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Discussion Starter · #1 ·
For christmas this year my uncle gave me one of his inferalanis that should have the albino gene. Im really excited for when it gets older to because my uncle said he would give me another one for a breeding pair once i know the sex of the one i have now.
 

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Hey that is great. It is always nice to get free frogs.

Off this topic kind of, is the gene for albinism desireable for tincs? I have 2 patricia's that are 50% het for albinism. I was just curious if that makes them more desirable in the trade.

Ed Parker
 
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Discussion Starter · #4 ·
i think it depends on who you ask. there are people i think that would want them. they are not as shunned down upon like cross bred morphs thats for sure.

I was just curious if that makes them more desirable in the trade.
 

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well, some folks like myself are really just into albinism in general. frogs, snakes, etc etc...

I think it's cool and would be psyched to own albino dendros, but a lot of people wouldn't. if you like them, then that's awesome for you! ;-)
 
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Discussion Starter · #6 ·
In my opinion, conscious selective breeding for abnormal traits is a potentially dangerous thing for the dart frog hobby. Getting pure albino strains is how a lot of this leopard gecko, corn snake, and ball python nightmare started.
And does anybody remember what a wild type leopard gecko looks like??? I certainly do... and they would likely be unrecognizable to many keepers of the species.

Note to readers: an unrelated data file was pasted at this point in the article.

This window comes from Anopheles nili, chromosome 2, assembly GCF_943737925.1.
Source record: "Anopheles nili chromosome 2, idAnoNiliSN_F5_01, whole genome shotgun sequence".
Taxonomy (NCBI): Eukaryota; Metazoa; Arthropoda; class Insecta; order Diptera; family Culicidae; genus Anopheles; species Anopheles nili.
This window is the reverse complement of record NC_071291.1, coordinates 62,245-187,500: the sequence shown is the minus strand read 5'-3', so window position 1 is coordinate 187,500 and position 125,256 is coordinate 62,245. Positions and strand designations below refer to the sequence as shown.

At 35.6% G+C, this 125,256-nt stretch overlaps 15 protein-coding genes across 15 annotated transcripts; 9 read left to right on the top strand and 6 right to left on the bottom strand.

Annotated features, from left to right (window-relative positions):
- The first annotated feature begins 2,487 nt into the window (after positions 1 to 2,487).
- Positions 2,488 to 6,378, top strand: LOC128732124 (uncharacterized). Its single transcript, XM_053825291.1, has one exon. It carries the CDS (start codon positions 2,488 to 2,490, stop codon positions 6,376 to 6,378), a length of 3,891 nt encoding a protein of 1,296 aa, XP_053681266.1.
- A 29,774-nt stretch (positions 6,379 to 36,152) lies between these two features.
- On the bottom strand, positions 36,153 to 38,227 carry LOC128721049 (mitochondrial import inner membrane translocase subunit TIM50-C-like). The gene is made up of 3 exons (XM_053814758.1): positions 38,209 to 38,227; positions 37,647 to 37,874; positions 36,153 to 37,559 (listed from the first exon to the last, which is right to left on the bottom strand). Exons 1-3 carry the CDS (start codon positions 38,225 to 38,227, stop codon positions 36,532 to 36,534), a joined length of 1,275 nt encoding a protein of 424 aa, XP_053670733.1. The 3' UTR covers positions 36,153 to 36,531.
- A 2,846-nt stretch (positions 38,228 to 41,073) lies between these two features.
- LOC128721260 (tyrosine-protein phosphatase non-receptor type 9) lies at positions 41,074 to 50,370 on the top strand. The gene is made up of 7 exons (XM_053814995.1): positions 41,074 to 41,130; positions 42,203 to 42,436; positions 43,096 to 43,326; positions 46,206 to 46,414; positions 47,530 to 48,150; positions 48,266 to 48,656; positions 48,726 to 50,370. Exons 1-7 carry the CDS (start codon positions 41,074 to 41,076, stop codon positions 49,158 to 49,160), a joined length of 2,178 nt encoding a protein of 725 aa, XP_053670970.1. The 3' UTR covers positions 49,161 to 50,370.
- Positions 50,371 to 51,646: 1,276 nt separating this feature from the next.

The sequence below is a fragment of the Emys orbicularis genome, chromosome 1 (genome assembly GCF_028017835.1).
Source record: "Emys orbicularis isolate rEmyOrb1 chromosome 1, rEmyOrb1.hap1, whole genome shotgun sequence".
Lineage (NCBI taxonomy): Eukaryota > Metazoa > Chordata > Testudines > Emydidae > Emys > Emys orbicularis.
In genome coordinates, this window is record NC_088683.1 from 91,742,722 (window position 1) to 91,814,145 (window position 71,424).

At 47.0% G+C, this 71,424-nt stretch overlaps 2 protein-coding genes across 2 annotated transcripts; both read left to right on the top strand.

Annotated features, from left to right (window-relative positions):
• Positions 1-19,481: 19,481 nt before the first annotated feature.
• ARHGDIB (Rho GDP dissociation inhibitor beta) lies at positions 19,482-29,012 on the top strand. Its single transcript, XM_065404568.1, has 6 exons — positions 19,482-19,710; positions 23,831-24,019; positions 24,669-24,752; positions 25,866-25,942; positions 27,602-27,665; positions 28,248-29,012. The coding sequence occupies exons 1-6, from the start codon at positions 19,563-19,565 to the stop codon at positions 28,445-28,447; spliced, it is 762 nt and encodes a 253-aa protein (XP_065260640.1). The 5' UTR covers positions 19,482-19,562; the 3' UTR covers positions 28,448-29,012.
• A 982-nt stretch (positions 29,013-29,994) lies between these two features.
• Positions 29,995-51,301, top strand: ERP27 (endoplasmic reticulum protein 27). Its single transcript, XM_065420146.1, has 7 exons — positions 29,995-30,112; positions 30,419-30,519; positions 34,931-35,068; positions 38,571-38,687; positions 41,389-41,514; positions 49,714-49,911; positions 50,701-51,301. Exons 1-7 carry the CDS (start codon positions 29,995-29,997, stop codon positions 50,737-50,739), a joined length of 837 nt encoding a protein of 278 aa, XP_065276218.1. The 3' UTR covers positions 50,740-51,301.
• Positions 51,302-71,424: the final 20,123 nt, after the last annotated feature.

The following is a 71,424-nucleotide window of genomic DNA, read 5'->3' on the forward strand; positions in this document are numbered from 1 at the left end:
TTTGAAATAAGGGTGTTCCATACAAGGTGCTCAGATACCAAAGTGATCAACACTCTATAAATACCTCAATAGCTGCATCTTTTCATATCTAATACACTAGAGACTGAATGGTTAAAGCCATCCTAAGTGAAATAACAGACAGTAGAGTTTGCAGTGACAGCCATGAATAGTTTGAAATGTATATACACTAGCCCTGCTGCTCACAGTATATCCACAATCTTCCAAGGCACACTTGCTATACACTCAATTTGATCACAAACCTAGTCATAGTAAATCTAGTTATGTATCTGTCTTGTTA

If we begin actively breeding our frogs with albinism as a goal, where do we stop? What is to stop people from producing Creamsicle tinctorius, or salmon auratus? These examples seem probable that they could be the next step beyond creating albino strains. At that point then, what happens to the wild type darts? It is very likely that we will not be able to get wild caught specimens of a number of frogs in captivity ever again. Therefore, we should do as little tinkering as possible for abnormal traits. Yes, I am aware that there is always some sort of subconscious level of selective breeding.. ie for larger more robust specimens, for better feeders etc etc... but the least we can do as *responsible* froggers is to limit selective breeding as much as possible on a conscious level.

I keep my darts for one of the same reasons as Brent Brock mentioned in another thread, and that is that we celebrate in our frogs what nature has given rise to rather than what market pressure and greed has produced. If by chance my frogs were to produce albinos, I would not attempt to start an albino line. Instead, they would be an interesting treat that would simply be bred back with wild-type frogs. This way, our frogs will keep their "natural" appearance, but keep some of that beautiful genetic diversity, and show up as a rare treat for another frogger a few generations down the road. I remember another frogger mentioned this idea on frognet a while back, and I think this is the responsible route to take in an event of an albino popping up.

And let's not forget, albinism is generally the result the expression of a recessive allele rather an "albino gene."

I dread the idea that dart frogs may go the way of the ball pythons, corn snakes, and leopard geckos. I pray that the day of creamsicle dart frogs never dawns.

The corn snake mentality truly scares me.